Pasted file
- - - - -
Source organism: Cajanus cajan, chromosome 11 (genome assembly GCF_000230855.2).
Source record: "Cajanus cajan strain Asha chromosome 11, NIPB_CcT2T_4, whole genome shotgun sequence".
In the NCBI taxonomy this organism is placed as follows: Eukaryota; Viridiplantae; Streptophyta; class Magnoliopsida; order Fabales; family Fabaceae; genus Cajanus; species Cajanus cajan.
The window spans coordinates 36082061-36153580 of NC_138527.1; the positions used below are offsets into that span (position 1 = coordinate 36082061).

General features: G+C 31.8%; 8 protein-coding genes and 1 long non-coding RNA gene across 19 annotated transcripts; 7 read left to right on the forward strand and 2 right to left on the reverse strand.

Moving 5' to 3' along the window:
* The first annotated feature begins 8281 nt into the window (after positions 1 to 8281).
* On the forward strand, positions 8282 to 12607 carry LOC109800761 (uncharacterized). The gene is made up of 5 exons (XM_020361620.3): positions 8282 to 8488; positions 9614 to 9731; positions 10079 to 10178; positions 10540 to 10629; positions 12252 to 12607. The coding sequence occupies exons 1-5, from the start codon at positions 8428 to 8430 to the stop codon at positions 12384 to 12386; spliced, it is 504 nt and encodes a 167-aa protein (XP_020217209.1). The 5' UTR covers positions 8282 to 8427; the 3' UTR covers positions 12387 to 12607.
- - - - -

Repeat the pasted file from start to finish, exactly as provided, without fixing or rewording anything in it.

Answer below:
Source organism: Cajanus cajan, chromosome 11 (genome assembly GCF_000230855.2).
Source record: "Cajanus cajan strain Asha chromosome 11, NIPB_CcT2T_4, whole genome shotgun sequence".
In the NCBI taxonomy this organism is placed as follows: Eukaryota; Viridiplantae; Streptophyta; class Magnoliopsida; order Fabales; family Fabaceae; genus Cajanus; species Cajanus cajan.
The window spans coordinates 36082061-36153580 of NC_138527.1; the positions used below are offsets into that span (position 1 = coordinate 36082061).

General features: G+C 31.8%; 8 protein-coding genes and 1 long non-coding RNA gene across 19 annotated transcripts; 7 read left to right on the forward strand and 2 right to left on the reverse strand.

Moving 5' to 3' along the window:
* The first annotated feature begins 8281 nt into the window (after positions 1 to 8281).
* On the forward strand, positions 8282 to 12607 carry LOC109800761 (uncharacterized). The gene is made up of 5 exons (XM_020361620.3): positions 8282 to 8488; positions 9614 to 9731; positions 10079 to 10178; positions 10540 to 10629; positions 12252 to 12607. The coding sequence occupies exons 1-5, from the start codon at positions 8428 to 8430 to the stop codon at positions 12384 to 12386; spliced, it is 504 nt and encodes a 167-aa protein (XP_020217209.1). The 5' UTR covers positions 8282 to 8427; the 3' UTR covers positions 12387 to 12607.